she might have lawe and justice, for mercy shee neyther divine essence knew al secrets, gave answere that she was craved nor hoped for; and that those perjured wretches guiltie, she were content to suffer any torment were it which had falsely accused her to the king might be never so terrible. The request was so reasonable that brought before her face to give in evidence. But Pan Pandosto could not for shame deny it, unlesse he would dosto, whose rage and jealousie was such as no reason nor bee counted of all his subjects more wilfull than wise: he equitie could appease, tolde her, that for her accusers therefore agreed that with as much speede as might be they were of such credite as their wordes were sufficient there should be certaine Embassadores dispatched to the witnesse, and that the sodaine and secret flight of Egistus Ile of Delphos, and in the meane season he commanded and Franion confirmed that which they had confessed ; that his wife should be kept in close prison.” and as for her, it was her parte to deny such a monstrous crime, and to be impudent in forswearing the fact, since

(3) SCENE II.-And the king shall live without an heir, shee had past all shame in committing the fault: but her if that which is lost be not found.) The answer of the state countenaunce should stand for no coyne, for as the oracle in the play is almost literally the same as that in bastard which she bare was served, so she should with

the tale : some cruell death be requited.”—Pandosto. The Triumph

"THE ORACLE. of Time, 1588.

“Suspition is no proofe : Jealousie is an unequal judge :

Bellaria is chast: Égistus blameless: Franion a true sub(2) SCENE II.Your honours all,

ject: Pandosto treacherous : His babe innocent, and the

king shall live long without an heire, if that which is lost be I do refer me to the oracle:

not founde." Apollo be my judge !] The extracts here given will show that in most of the inci (4) SCENE III.—They have scared away two of my best dents connected with the arraignment of the queen, the sheep,-- if anyhere I have them, 'tis by the sea-side, great dramatist varies but little from the story. He has browzing of ivy.) This is one of the instances, proving that made one important change, however, without which we Shakespeare had the novel before him while composing his should have lost the finest scene in the play; for in the drama, in which the identical expression of the original is novel the unfortunate lady, overcome with grief for the transferred to the copy. After recounting how the babe, death of her eldest child, expires in the public court shortly which had been left to the mercies of the "gastfull seas," after the response of the oracle is declared.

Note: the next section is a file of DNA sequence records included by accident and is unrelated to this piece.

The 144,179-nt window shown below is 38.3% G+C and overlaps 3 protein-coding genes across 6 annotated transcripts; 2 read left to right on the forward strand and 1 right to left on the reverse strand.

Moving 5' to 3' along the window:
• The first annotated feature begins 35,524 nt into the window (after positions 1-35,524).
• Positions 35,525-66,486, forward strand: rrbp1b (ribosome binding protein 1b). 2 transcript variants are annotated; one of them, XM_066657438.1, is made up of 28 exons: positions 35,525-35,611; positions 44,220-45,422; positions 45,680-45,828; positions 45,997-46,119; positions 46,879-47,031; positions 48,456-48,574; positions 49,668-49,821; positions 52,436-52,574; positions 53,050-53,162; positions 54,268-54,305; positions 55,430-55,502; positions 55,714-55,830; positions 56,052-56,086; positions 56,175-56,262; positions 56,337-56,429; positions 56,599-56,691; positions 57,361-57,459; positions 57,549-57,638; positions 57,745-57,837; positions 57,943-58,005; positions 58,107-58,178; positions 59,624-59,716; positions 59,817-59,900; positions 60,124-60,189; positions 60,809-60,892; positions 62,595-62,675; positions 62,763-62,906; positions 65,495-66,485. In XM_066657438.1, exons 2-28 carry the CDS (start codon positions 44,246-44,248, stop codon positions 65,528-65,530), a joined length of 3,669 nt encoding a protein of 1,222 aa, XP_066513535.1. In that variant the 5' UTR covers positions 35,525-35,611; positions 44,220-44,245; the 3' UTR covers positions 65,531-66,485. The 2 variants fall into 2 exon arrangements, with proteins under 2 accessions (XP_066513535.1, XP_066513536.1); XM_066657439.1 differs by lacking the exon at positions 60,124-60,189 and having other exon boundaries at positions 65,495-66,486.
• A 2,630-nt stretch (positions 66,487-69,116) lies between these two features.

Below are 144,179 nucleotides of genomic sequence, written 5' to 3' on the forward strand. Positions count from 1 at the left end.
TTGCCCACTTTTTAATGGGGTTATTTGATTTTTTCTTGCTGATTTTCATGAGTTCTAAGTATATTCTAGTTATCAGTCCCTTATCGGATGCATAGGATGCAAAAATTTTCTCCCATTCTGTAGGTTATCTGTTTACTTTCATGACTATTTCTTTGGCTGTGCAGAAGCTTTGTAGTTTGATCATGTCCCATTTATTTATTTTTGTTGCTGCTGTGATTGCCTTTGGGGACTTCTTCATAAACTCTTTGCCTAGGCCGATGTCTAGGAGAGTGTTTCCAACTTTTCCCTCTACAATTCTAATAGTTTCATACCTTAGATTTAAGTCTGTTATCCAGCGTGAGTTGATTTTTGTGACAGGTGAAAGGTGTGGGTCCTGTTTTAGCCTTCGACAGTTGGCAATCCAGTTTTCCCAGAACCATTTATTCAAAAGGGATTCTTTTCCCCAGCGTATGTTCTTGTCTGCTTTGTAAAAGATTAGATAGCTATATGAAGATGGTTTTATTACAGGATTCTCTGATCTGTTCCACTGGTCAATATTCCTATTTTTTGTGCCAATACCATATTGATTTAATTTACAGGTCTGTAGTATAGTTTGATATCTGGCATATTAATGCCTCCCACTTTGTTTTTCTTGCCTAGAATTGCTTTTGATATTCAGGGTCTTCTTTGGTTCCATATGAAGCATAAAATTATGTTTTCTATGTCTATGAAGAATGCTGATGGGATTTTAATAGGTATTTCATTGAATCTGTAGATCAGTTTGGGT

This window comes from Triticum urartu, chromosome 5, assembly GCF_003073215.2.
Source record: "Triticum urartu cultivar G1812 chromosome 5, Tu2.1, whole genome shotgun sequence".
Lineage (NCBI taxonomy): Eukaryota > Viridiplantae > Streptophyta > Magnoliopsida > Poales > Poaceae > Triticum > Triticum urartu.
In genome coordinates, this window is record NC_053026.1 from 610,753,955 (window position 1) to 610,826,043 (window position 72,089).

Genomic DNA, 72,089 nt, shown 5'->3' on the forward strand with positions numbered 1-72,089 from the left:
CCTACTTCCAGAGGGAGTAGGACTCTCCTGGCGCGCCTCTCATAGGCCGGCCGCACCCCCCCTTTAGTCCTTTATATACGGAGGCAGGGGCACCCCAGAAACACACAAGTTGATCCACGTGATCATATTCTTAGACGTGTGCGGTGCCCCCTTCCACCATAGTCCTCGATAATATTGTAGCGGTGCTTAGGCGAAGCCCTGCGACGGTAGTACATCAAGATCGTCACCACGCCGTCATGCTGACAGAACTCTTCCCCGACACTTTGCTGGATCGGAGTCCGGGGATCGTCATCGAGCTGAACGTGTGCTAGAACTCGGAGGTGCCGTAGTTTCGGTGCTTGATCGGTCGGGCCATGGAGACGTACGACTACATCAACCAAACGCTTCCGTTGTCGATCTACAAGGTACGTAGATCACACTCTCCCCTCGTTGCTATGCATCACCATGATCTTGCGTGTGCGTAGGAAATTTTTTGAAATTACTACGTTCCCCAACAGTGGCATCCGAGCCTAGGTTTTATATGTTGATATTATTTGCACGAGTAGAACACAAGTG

“ floated two whole daies without succour, readie at every The noble men which sate in judgement said that Bel puffe to bee drowned in the sea, till at last the tempest laria spake reason, and intreated the king that the accusers ceased and the little boate was driven with the tyde into might be openly examined and sworne, and if then the the coaste of Sycilia, where sticking uppon the sandes it evidence were such as the jury might finde her guilty, (for rested,” the novelist proceeds to tell that, “It fortuned a seeing she was a prince she ought to be tryed by her peeres) poore mercenary sheepheard that dwelled in Sycilia, who then let her have such punishment as the extremitie of the got his living by other mens flockes, missed one of his law will assigne to such malefactors. The king presently sheepe, and thinking it had strayed into the covert that was made answere that in this case he might and would dis hard by, sought very diligently to find that which he could pence with the law, and that the jury being once panneld not see, fearing either that the wolves or eagles had unthey should take his word for sufficient evidence, other done him (for he was so poore as a sheepe was halfe his wise he would make the proudest of them repent it. The substance), wandered downe toward the sea cliffes to see if noble men seeing the king in choler were all whist; but perchaunce the sheepe was browsing on the sea ivy, whereon Bellaria, whose life then hung in the ballaunce, fearing more they greatly doe feede; but not finding her there, as he was perpetual infamie than momentarie death, told the king if ready to returne to his flocke hee heard a child crie, but his furie might stand for a law that it were vaine to have knowing there was no house nere, he thought he had misthe jury yeeld their verdict; and therefore she fell downe taken the sound and that it was the bleatyng of his sheepe. upon her knees, and desired the king that for the love he Wherefore looking more narrowely, as he cast his eye to bare to his young sonne Garinter, whome she brought into the sea, he spyed a little boate, from whence, as he attenthe world, that hee would grannt her a request; which tively listened, he might heare the cry to come. Standing was this, that it would please his majestie to send sixe of a good while in a maze, at last he went to the shoare, and his noble men whom he best trusted to the Isle of Delphos, wading to the boate, as he looked in he saw the little babe there to enquire of the oracle of Apollo whether she had lying al alone ready to die for hunger and colde, wrapped committed adultery with Egistus or conspired to poyson in a mantle of scarlet richely imbrodered with golde, and him with Franion) and if the god Apollo, who by his having a chayne about the necke."